Studies Reveal That Dog Ownership May Increase Lifespan
There is another reason to consider owning a dog as new research shows that having one may help promote longer life.
A study and a different meta-analysis published in the American Heart Association (AHA) journal Circulation: Cardiovascular Quality and Outcomes show that dog ownership could improve cardiovascular outcomes and make a person more likely to live longer. The benefits are in particular more significant for people who have survived a heart attack or stroke and who live alone.
The researchers were trying to build upon earlier studies that showed that owning a dog could reduce factors that play a role in cardiovascular events and cardiac risk. It had been revealed previously that dog ownership reduces blood pressure and eases social isolation. A focus of these current inquiries was to learn more about how these benefits are possible.
“These two studies provide good quality data indicating dog ownership is associated with reduced cardiac and all-cause mortality,” Dr. Glenn N. Levine said in a release for the American Heart Association. “While these non-randomized studies cannot ‘prove’ that adopting or owning a dog directly leads to reduced mortality, these robust findings are certainly at least supportive of this.”
Lower risk of dying
In the study titled “Dog Ownership and Survival After a Major Cardiovascular Event,” researchers analyzed Swedish National Patient Register health data on health outcomes of patients who owned or did not own a dog following a heart attack or stroke.
The subjects were residents of Sweden who suffered a heart attack or ischemic stroke between 2001 and 2012. Their ages ranged from 40 to 85 years.
Data showed that roughly six percent of the 182,000 persons that had a heart attack owned a dog. Nearly five percent of the almost 155,000 patients who suffered an ischemic stroke were dog owners.
Researchers found that the death risk for dog-owning heart-attack patients who lived alone following hospitalization was 33 percent lower, compared to non-owners. The risk of death for patients who lived with a partner or child was 15 percent lower than for those who owned no dog.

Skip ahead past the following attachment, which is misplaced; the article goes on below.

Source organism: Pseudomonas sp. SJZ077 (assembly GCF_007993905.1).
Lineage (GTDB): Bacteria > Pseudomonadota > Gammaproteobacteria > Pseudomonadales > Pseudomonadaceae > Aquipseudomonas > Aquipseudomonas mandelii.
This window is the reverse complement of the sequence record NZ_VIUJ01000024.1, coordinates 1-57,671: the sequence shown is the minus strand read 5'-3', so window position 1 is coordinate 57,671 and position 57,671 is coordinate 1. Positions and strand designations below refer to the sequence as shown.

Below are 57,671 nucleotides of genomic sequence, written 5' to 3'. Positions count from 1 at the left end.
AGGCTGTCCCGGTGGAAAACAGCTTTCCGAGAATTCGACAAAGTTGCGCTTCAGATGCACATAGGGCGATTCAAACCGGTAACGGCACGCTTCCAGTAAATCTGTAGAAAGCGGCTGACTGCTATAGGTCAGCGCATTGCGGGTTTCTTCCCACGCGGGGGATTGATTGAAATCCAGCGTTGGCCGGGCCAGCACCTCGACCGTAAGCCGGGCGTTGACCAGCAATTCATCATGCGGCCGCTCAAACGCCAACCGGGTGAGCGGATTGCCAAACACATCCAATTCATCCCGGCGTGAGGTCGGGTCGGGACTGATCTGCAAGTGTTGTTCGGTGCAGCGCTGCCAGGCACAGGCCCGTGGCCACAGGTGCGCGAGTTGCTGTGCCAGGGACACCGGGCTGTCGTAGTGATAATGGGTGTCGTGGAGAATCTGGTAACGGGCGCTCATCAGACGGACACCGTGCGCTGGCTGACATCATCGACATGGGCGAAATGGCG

As for ischemic stroke death, the rate was 27 percent and 12 percent lower for dog owners and patients living with a partner/child respectively, compared to those who did not own a dog.
Results from the study were corroborated by findings in a separate meta-analysis, in which researchers reviewed 10 studies with combined data of more than 3.8 million people. They found that dog owners had a 24 percent lower risk of all-cause mortality, compared to non-owners. Patients who owned dogs also had a 65 percent lower risk of death following a heart attack. They showed a 31 percent reduced risk of cardiovascular-related mortality as well.
The meta-analysis only included studies with subjects that were at least 18 years old.
What is responsible for a longer lifespan?
According to the authors of the study, the longer life that was linked with dog ownership may be as a result of the increased physical activity that it promotes. It can also help to combat depression and feelings of being alone that are capable of increasing the risk of death.
Prior research showed that lack of physical activity and social isolation can have adverse effects on patients.
“We know that social isolation is a strong risk factor for worse health outcomes and premature death. Previous studies have indicated that dog owners experience less social isolation and have more interaction with other people,” said study co-author Tove Fall, D.V.M., a professor at Uppsala University, Sweden. “Furthermore, keeping a dog is a good motivation for physical activity, which is an important factor in rehabilitation and mental health.”
The researchers said dogs may be advised in the future as a means of guarding against heart attack and stroke, and associated mortality. However, there is a need for further research to prove a causal relationship before that approach can be adopted by most doctors.